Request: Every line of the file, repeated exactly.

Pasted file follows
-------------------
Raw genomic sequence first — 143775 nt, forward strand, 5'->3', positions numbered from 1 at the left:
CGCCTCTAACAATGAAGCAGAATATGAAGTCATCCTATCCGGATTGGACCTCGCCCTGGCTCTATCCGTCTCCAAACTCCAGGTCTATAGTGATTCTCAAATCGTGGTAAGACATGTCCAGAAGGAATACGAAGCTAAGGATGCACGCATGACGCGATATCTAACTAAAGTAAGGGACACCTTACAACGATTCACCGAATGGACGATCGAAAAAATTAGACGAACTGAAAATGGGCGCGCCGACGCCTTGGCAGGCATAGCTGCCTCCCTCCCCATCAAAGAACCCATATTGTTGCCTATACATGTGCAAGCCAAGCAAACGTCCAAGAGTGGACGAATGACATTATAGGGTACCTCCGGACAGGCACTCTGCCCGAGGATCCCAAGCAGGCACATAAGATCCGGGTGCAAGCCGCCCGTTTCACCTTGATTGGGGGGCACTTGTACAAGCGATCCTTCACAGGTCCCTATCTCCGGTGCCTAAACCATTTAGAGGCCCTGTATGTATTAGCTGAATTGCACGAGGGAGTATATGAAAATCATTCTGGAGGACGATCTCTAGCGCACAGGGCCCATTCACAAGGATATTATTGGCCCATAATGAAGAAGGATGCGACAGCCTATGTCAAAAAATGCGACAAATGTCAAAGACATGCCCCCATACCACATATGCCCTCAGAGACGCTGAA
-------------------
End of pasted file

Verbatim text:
Raw genomic sequence first — 143775 nt, forward strand, 5'->3', positions numbered from 1 at the left:
CGCCTCTAACAATGAAGCAGAATATGAAGTCATCCTATCCGGATTGGACCTCGCCCTGGCTCTATCCGTCTCCAAACTCCAGGTCTATAGTGATTCTCAAATCGTGGTAAGACATGTCCAGAAGGAATACGAAGCTAAGGATGCACGCATGACGCGATATCTAACTAAAGTAAGGGACACCTTACAACGATTCACCGAATGGACGATCGAAAAAATTAGACGAACTGAAAATGGGCGCGCCGACGCCTTGGCAGGCATAGCTGCCTCCCTCCCCATCAAAGAACCCATATTGTTGCCTATACATGTGCAAGCCAAGCAAACGTCCAAGAGTGGACGAATGACATTATAGGGTACCTCCGGACAGGCACTCTGCCCGAGGATCCCAAGCAGGCACATAAGATCCGGGTGCAAGCCGCCCGTTTCACCTTGATTGGGGGGCACTTGTACAAGCGATCCTTCACAGGTCCCTATCTCCGGTGCCTAAACCATTTAGAGGCCCTGTATGTATTAGCTGAATTGCACGAGGGAGTATATGAAAATCATTCTGGAGGACGATCTCTAGCGCACAGGGCCCATTCACAAGGATATTATTGGCCCATAATGAAGAAGGATGCGACAGCCTATGTCAAAAAATGCGACAAATGTCAAAGACATGCCCCCATACCACATATGCCCTCAGAGACGCTGAA